With the rise of China and the Global Competitive rankings earlier this month, it's becoming clearer that the United States is losing its innovative edge. Now a new report recently released by the National Academies details just how hard America will have to work to play catch up with China and other countries in the very near future.
Five years ago, the authors of the same report, Rising Above the Gathering Storm, set out a vision for how to increase the United States' competitiveness with direct recommendations to improve K-12 education, particularly in math and science and make visa requirements more friendly for international innovators to join and patent in the United States. The updated report argues that the United States is at a tipping point and that all stakeholders--government, individuals, academics, and others--must get involved to keep the United States competitive. "In the face of so many daunting near-term challenges, U.S. government and industry are letting the crucial strategic issues of U.S. competitiveness slip below the surface," says the report.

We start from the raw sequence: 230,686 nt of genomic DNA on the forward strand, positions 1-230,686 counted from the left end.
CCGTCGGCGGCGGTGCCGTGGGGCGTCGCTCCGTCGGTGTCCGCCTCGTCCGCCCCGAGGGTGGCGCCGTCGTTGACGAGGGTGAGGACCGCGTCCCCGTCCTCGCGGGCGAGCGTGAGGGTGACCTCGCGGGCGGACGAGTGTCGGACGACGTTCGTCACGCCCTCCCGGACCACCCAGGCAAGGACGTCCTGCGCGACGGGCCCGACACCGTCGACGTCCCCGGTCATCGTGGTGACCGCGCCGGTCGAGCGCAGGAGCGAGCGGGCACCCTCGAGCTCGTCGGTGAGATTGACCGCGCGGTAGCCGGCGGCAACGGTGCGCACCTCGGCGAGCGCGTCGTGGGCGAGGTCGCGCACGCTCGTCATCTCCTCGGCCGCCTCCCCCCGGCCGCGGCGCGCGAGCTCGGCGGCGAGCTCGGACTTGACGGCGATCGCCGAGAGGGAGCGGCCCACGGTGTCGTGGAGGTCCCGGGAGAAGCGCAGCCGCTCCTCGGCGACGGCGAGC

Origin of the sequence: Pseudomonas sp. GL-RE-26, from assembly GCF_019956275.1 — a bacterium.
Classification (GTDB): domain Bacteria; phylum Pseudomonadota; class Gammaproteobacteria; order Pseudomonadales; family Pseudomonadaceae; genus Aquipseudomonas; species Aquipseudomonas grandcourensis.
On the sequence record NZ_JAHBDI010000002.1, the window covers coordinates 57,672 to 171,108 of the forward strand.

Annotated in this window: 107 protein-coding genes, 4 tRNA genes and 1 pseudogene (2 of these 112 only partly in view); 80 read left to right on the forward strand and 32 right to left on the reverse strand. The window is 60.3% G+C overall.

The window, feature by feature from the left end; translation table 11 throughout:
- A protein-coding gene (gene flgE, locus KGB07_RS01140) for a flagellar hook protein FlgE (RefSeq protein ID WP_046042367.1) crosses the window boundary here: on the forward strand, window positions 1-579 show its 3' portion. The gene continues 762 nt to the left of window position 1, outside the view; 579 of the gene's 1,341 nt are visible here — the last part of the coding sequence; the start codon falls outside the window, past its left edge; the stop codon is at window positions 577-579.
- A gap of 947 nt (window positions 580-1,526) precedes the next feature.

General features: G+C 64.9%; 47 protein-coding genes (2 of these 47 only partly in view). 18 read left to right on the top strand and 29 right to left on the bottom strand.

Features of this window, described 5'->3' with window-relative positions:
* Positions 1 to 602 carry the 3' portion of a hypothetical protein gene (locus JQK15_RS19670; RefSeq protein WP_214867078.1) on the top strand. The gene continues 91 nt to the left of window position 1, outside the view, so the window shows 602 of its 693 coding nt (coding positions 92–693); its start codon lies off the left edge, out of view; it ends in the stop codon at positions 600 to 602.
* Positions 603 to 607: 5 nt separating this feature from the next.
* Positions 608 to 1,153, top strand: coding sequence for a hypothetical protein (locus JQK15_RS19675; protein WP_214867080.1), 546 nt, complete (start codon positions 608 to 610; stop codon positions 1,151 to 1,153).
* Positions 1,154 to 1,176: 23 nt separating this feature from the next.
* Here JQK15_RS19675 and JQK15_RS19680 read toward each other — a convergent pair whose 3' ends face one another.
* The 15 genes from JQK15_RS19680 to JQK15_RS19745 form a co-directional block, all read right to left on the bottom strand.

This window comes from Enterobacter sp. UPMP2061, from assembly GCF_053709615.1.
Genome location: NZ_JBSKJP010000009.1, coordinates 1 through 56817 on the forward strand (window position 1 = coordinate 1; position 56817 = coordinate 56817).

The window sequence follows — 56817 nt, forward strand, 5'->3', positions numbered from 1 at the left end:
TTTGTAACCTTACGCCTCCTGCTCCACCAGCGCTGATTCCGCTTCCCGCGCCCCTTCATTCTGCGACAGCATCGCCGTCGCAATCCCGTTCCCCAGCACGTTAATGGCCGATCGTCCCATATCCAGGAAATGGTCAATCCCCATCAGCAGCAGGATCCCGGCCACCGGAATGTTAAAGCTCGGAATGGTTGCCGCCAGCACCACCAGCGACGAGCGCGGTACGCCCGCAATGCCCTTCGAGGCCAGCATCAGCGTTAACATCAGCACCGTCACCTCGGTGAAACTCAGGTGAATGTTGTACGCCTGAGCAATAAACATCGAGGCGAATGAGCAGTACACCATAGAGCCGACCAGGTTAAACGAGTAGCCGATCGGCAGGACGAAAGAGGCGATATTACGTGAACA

Some startling statistics from the press release:
- In 2009, 51% of U.S. patents were awarded to non-U.S. companies.
- China has replaced the U.S. as the world's number one high-technology exporter and is now second in the world in publication of biomedical research articles.
- Between 1996 and 1999, 157 new drugs were approved in the United States. In a corresponding period 10 years later, the number dropped to 74.
- Almost one-third of U.S. manufacturing companies responding to a recent survey say they are suffering from some level of skills shortage.
With limited national funding available to invest in research and education, the report cautions that an important foundation of innovation and competitiveness—education—is failing Americans and threatens the role and image of the United States in an increasingly competitive environment. For more on how to get involved, you can download the report here.
[Photos courtesy of U.S. Army]